Verse > Harvard Classics > Robert Burns > Poems and Songs
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Robert Burns (1759–1796).  Poems and Songs.
The Harvard Classics.  1909–14.
 
128. The Farewell
 
 
The valiant, in himself, what can he suffer?
Or what does he regard his single woes?
But when, alas! he multiplies himself,
To dearer serves, to the lov’d tender fair,
To those whose bliss, whose beings hang upon him,
To helpless children,—then, Oh then, he feels
The point of misery festering in his heart,
And weakly weeps his fortunes like a coward:
Such, such am I!—undone!
THOMSON’S Edward and Eleanora.
 
 
FAREWELL, old Scotia’s bleak domains,
Far dearer than the torrid plains,
  Where rich ananas blow!
Farewell, a mother’s blessing dear!
A borther’s sigh! a sister’s tear!        5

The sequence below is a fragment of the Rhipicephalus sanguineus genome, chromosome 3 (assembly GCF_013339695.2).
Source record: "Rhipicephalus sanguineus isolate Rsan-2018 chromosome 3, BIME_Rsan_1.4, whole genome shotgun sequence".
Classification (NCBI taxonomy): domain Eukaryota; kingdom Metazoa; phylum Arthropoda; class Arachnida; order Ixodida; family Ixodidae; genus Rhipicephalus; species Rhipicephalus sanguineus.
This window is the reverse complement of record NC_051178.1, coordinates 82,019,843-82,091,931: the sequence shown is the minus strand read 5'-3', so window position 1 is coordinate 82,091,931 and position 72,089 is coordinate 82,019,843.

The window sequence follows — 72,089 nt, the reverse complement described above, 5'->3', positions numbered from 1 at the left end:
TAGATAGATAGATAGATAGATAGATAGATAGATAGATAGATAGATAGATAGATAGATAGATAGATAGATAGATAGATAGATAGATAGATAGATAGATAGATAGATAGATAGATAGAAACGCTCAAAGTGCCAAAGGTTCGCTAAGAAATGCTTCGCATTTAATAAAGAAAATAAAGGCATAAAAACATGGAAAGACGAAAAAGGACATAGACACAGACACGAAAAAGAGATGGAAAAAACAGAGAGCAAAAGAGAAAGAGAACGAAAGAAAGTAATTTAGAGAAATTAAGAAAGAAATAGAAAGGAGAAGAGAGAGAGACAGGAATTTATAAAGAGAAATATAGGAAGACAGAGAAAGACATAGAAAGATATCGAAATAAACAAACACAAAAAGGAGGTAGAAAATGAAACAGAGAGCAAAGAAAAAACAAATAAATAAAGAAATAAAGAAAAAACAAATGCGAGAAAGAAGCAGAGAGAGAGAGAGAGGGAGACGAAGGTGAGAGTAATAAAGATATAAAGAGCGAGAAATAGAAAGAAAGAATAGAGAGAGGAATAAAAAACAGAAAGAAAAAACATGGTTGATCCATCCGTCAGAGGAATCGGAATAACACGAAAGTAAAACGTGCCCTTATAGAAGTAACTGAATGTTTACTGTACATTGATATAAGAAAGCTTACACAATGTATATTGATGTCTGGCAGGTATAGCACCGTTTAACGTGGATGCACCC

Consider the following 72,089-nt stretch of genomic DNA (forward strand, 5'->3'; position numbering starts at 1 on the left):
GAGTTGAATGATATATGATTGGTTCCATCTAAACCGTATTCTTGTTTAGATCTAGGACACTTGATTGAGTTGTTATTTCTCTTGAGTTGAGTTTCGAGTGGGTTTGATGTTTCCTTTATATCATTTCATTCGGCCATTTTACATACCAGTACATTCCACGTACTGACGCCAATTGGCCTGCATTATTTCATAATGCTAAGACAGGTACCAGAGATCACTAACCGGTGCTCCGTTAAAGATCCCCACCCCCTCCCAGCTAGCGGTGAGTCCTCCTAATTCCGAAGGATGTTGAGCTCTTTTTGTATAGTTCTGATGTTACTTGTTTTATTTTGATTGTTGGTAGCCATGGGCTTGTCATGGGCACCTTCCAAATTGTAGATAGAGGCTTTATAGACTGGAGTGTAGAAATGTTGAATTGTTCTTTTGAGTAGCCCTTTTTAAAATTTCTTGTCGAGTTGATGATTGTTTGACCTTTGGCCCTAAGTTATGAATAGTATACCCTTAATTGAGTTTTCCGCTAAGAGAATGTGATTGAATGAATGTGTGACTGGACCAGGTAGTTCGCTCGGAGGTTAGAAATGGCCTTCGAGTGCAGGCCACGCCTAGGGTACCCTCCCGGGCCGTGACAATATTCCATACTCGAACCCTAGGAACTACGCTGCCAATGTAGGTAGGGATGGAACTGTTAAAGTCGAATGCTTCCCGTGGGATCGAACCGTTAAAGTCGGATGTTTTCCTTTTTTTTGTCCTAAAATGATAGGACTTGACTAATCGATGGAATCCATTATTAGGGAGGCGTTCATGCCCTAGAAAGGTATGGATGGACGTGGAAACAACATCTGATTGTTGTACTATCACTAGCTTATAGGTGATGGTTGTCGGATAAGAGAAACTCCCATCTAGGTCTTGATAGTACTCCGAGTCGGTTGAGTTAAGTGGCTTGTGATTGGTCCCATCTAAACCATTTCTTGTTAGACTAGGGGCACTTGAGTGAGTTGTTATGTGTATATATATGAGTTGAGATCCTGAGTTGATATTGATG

My Jean’s heart-rending throe!
Farewell, my Bess! tho’ thou’rt bereft
  Of my paternal care.
A faithful brother I have left,
  My part in him thou’lt share!        10
    Adieu, too, to you too,
      My Smith, my bosom frien’;
    When kindly you mind me,
      O then befriend my Jean!
 
What bursting anguish tears my heart;        15
From thee, my Jeany, must I part!
  Thou, weeping, answ’rest—“No!”
Alas! misfortune stares my face,
And points to ruin and disgrace,
  I for thy sake must go!        20
Thee, Hamilton, and Aiken dear,
  A grateful, warm adieu:
I, with a much-indebted tear,
  Shall still remember you!
    All hail then, the gale then,        25
      Wafts me from thee, dear shore!
    It rustles, and whistles
      I’ll never see thee more!
 

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